In the summer months, the opposite process occurs. The geothermal heat pump absorbs heat from inside the building and releases it underneath the earth. Due to the relatively constant temperature within the earth’s crust, adding more heat this way makes no difference.
A ground source heat pump typically uses either the earth itself or ground water for thermal energy. The geothermal heat pumps are available as water to water or water to air:
- Water to water heat pumps harvest geothermal energy from a water source. Afterwards, they distribute it throughout residential or commercial buildings using in-floor heating or fan coils.
- Water-to-air heat pumps capture energy from the same source as water-to-water heat pumps. However, in these systems, the energy is distributed using forced air.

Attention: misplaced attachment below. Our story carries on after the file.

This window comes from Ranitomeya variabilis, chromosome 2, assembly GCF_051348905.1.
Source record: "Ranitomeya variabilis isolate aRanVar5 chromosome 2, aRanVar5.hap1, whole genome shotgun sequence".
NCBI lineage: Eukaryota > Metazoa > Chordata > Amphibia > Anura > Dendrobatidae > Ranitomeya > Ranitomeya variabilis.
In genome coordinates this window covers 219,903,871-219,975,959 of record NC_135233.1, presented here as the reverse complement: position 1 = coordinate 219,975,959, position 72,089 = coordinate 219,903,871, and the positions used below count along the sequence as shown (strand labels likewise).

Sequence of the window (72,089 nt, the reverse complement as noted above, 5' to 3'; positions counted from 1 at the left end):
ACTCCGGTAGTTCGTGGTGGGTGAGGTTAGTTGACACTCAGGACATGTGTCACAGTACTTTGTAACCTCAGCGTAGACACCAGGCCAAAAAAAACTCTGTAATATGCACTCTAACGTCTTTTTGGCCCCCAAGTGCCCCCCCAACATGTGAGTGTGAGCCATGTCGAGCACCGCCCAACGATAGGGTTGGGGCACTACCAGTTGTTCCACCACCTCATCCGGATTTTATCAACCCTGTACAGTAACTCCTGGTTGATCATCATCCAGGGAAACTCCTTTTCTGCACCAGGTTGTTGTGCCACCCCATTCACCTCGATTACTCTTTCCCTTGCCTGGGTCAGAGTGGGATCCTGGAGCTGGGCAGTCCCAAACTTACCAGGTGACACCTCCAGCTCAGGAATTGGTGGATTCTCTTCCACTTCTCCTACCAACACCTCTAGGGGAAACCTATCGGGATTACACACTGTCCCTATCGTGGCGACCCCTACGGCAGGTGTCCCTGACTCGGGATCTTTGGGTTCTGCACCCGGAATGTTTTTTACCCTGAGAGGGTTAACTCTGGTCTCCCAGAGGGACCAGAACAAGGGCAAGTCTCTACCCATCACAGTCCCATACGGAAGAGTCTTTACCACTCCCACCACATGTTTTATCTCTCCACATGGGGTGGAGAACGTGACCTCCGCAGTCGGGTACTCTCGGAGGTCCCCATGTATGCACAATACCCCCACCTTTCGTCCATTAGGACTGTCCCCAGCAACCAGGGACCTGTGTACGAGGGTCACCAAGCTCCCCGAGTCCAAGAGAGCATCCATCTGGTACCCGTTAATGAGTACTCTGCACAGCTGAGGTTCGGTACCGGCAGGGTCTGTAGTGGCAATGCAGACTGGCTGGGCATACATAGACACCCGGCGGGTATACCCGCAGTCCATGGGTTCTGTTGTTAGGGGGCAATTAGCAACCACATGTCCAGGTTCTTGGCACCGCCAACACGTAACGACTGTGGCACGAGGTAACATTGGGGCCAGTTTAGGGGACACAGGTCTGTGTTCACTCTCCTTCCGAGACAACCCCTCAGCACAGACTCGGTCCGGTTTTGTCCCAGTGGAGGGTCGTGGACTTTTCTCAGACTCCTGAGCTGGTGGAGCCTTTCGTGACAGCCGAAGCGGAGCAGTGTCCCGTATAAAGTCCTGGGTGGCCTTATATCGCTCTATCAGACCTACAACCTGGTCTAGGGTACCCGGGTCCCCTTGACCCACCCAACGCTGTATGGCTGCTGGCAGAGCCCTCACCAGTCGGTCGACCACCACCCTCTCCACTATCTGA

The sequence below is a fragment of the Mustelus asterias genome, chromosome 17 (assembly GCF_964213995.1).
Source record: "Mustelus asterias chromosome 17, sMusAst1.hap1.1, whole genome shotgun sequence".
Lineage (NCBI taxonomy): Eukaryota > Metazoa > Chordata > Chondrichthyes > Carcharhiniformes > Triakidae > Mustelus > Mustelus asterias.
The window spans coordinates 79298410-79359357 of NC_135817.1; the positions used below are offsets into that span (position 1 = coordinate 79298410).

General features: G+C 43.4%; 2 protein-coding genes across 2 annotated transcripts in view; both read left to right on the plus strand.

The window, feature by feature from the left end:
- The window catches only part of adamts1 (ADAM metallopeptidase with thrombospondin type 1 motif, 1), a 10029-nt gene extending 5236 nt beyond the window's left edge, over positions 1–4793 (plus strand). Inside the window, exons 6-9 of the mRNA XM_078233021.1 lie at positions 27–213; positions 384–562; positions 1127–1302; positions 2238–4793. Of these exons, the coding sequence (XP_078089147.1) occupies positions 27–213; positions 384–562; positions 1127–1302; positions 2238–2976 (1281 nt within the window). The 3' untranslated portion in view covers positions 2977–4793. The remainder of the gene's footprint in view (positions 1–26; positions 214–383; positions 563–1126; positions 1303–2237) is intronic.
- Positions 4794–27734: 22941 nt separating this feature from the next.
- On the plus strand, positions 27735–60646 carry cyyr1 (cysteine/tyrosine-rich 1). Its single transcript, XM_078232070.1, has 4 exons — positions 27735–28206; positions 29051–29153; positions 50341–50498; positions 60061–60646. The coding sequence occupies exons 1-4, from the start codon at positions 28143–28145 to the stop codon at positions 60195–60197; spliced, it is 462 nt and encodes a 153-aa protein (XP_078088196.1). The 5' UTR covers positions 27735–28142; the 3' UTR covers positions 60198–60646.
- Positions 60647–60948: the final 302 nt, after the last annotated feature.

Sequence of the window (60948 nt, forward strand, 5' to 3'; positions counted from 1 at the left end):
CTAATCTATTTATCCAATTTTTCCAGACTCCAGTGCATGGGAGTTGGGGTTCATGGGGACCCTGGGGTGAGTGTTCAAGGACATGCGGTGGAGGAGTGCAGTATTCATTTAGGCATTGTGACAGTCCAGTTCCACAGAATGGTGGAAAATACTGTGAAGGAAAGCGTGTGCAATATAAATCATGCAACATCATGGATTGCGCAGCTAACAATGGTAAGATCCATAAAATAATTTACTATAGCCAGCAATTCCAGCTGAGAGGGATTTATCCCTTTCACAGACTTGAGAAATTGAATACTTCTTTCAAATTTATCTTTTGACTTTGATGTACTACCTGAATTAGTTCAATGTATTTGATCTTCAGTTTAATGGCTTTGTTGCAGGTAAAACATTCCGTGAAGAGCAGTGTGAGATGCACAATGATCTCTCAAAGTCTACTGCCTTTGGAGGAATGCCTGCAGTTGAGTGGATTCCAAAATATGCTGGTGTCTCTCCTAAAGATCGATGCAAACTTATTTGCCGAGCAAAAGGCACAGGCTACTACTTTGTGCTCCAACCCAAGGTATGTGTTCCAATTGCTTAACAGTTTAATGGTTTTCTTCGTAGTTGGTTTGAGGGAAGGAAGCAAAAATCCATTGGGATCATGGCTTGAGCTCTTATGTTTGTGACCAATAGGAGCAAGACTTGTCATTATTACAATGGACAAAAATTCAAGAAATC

In terms of design, geoexchange systems can be installed as an open or closed loop:
- Open loop systems extract thermal energy by pumping groundwater into a heat exchanger. Afterwards, the slightly warmer or colder water is released back to the earth through an aquifer or rejection well.
- Closed loop systems derive thermal energy from the earth itself. Antifreeze or refrigerant circulates a closed loop of piping buried beneath the ground. Heat is transferred inside residential and commercial buildings through an indoor heat pump connected to the buried pipe.
Facts About Geothermal Energy
If you want to learn more about this resource, here are some additional facts about geothermal energy:
- Despite modern advancements in geothermal heating and cooling systems, humans have used this energy for ages. Its earliest use in North America dates back to 10,000 years ago. Indigenous Peoples used hot springs powered directly by geothermal energy.
- The word ‘geothermal’ literally translates into “earth heat”. It originates from the Greek words ‘geo’ which means earth and ‘therme’ meaning heat.